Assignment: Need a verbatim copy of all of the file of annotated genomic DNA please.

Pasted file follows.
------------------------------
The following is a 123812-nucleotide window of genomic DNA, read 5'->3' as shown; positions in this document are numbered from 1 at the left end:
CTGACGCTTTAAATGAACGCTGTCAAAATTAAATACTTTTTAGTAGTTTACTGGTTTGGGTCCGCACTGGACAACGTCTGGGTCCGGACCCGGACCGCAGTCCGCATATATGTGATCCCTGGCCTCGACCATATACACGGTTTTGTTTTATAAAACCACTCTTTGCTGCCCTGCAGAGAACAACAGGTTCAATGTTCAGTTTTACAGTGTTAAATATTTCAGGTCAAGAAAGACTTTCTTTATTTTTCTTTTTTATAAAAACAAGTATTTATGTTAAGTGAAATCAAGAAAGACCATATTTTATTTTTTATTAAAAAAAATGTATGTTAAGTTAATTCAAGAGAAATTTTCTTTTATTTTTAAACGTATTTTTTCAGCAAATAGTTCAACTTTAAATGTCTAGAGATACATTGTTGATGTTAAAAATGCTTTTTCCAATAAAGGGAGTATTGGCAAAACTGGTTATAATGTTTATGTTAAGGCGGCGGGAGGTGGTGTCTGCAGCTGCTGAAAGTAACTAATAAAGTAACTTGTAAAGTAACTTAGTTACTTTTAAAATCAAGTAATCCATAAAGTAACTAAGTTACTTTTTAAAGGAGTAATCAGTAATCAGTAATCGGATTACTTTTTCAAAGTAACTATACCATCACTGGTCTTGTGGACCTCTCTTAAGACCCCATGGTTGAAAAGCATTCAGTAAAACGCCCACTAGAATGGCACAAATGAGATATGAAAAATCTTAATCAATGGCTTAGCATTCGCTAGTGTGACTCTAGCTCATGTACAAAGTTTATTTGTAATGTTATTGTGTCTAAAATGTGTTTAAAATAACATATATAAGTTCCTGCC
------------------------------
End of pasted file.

The following is a 123812-nucleotide window of genomic DNA, read 5'->3' as shown; positions in this document are numbered from 1 at the left end:
CTGACGCTTTAAATGAACGCTGTCAAAATTAAATACTTTTTAGTAGTTTACTGGTTTGGGTCCGCACTGGACAACGTCTGGGTCCGGACCCGGACCGCAGTCCGCATATATGTGATCCCTGGCCTCGACCATATACACGGTTTTGTTTTATAAAACCACTCTTTGCTGCCCTGCAGAGAACAACAGGTTCAATGTTCAGTTTTACAGTGTTAAATATTTCAGGTCAAGAAAGACTTTCTTTATTTTTCTTTTTTATAAAAACAAGTATTTATGTTAAGTGAAATCAAGAAAGACCATATTTTATTTTTTATTAAAAAAAATGTATGTTAAGTTAATTCAAGAGAAATTTTCTTTTATTTTTAAACGTATTTTTTCAGCAAATAGTTCAACTTTAAATGTCTAGAGATACATTGTTGATGTTAAAAATGCTTTTTCCAATAAAGGGAGTATTGGCAAAACTGGTTATAATGTTTATGTTAAGGCGGCGGGAGGTGGTGTCTGCAGCTGCTGAAAGTAACTAATAAAGTAACTTGTAAAGTAACTTAGTTACTTTTAAAATCAAGTAATCCATAAAGTAACTAAGTTACTTTTTAAAGGAGTAATCAGTAATCAGTAATCGGATTACTTTTTCAAAGTAACTATACCATCACTGGTCTTGTGGACCTCTCTTAAGACCCCATGGTTGAAAAGCATTCAGTAAAACGCCCACTAGAATGGCACAAATGAGATATGAAAAATCTTAATCAATGGCTTAGCATTCGCTAGTGTGACTCTAGCTCATGTACAAAGTTTATTTGTAATGTTATTGTGTCTAAAATGTGTTTAAAATAACATATATAAGTTCCTGCC